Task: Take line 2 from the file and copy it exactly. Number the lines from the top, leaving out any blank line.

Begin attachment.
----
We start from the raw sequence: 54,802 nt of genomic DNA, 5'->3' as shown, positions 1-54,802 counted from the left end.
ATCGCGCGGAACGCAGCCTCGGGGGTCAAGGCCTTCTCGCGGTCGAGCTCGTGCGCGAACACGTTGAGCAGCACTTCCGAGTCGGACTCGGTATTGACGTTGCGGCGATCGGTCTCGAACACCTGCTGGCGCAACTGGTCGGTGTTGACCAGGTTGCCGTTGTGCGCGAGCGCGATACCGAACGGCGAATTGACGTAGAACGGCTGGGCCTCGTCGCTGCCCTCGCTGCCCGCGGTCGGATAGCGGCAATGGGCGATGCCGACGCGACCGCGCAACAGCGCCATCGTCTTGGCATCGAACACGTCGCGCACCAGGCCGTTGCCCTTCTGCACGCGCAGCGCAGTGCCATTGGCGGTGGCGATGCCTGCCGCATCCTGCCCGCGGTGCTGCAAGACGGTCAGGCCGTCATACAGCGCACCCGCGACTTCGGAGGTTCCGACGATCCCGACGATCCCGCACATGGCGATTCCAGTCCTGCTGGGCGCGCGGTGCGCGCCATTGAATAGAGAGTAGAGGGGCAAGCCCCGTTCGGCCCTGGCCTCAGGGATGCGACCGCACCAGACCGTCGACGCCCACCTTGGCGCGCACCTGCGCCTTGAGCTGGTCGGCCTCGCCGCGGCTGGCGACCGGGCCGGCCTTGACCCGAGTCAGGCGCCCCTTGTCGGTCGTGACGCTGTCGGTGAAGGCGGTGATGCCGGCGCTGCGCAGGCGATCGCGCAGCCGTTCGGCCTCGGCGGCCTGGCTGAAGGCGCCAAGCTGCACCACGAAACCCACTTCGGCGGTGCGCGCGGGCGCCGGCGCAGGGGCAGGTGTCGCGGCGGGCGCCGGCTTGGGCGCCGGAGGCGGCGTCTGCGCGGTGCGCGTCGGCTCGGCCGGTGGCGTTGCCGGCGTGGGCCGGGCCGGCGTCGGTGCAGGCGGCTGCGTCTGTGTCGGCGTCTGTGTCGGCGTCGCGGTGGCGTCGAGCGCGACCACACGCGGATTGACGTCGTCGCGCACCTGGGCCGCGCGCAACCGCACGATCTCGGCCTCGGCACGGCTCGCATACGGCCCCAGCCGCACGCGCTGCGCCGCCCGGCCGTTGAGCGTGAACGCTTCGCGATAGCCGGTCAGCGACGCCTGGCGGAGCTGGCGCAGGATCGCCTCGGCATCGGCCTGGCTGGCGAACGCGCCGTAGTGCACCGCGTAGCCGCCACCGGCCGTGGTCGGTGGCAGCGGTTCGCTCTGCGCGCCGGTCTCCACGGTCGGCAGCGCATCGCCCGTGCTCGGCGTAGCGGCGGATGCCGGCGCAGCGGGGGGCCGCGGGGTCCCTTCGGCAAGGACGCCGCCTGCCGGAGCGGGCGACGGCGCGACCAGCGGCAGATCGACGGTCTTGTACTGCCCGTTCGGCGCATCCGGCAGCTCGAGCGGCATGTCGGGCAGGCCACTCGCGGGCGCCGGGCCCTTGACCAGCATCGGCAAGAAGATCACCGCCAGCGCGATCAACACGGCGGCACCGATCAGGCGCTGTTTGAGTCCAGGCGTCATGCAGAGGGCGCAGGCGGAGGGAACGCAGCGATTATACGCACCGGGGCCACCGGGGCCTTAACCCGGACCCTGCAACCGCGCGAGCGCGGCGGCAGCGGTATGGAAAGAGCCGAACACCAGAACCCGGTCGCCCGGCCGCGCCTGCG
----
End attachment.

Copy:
ATCGCGCGGAACGCAGCCTCGGGGGTCAAGGCCTTCTCGCGGTCGAGCTCGTGCGCGAACACGTTGAGCAGCACTTCCGAGTCGGACTCGGTATTGACGTTGCGGCGATCGGTCTCGAACACCTGCTGGCGCAACTGGTCGGTGTTGACCAGGTTGCCGTTGTGCGCGAGCGCGATACCGAACGGCGAATTGACGTAGAACGGCTGGGCCTCGTCGCTGCCCTCGCTGCCCGCGGTCGGATAGCGGCAATGGGCGATGCCGACGCGACCGCGCAACAGCGCCATCGTCTTGGCATCGAACACGTCGCGCACCAGGCCGTTGCCCTTCTGCACGCGCAGCGCAGTGCCATTGGCGGTGGCGATGCCTGCCGCATCCTGCCCGCGGTGCTGCAAGACGGTCAGGCCGTCATACAGCGCACCCGCGACTTCGGAGGTTCCGACGATCCCGACGATCCCGCACATGGCGATTCCAGTCCTGCTGGGCGCGCGGTGCGCGCCATTGAATAGAGAGTAGAGGGGCAAGCCCCGTTCGGCCCTGGCCTCAGGGATGCGACCGCACCAGACCGTCGACGCCCACCTTGGCGCGCACCTGCGCCTTGAGCTGGTCGGCCTCGCCGCGGCTGGCGACCGGGCCGGCCTTGACCCGAGTCAGGCGCCCCTTGTCGGTCGTGACGCTGTCGGTGAAGGCGGTGATGCCGGCGCTGCGCAGGCGATCGCGCAGCCGTTCGGCCTCGGCGGCCTGGCTGAAGGCGCCAAGCTGCACCACGAAACCCACTTCGGCGGTGCGCGCGGGCGCCGGCGCAGGGGCAGGTGTCGCGGCGGGCGCCGGCTTGGGCGCCGGAGGCGGCGTCTGCGCGGTGCGCGTCGGCTCGGCCGGTGGCGTTGCCGGCGTGGGCCGGGCCGGCGTCGGTGCAGGCGGCTGCGTCTGTGTCGGCGTCTGTGTCGGCGTCGCGGTGGCGTCGAGCGCGACCACACGCGGATTGACGTCGTCGCGCACCTGGGCCGCGCGCAACCGCACGATCTCGGCCTCGGCACGGCTCGCATACGGCCCCAGCCGCACGCGCTGCGCCGCCCGGCCGTTGAGCGTGAACGCTTCGCGATAGCCGGTCAGCGACGCCTGGCGGAGCTGGCGCAGGATCGCCTCGGCATCGGCCTGGCTGGCGAACGCGCCGTAGTGCACCGCGTAGCCGCCACCGGCCGTGGTCGGTGGCAGCGGTTCGCTCTGCGCGCCGGTCTCCACGGTCGGCAGCGCATCGCCCGTGCTCGGCGTAGCGGCGGATGCCGGCGCAGCGGGGGGCCGCGGGGTCCCTTCGGCAAGGACGCCGCCTGCCGGAGCGGGCGACGGCGCGACCAGCGGCAGATCGACGGTCTTGTACTGCCCGTTCGGCGCATCCGGCAGCTCGAGCGGCATGTCGGGCAGGCCACTCGCGGGCGCCGGGCCCTTGACCAGCATCGGCAAGAAGATCACCGCCAGCGCGATCAACACGGCGGCACCGATCAGGCGCTGTTTGAGTCCAGGCGTCATGCAGAGGGCGCAGGCGGAGGGAACGCAGCGATTATACGCACCGGGGCCACCGGGGCCTTAACCCGGACCCTGCAACCGCGCGAGCGCGGCGGCAGCGGTATGGAAAGAGCCGAACACCAGAACCCGGTCGCCCGGCCGCGCCTGCG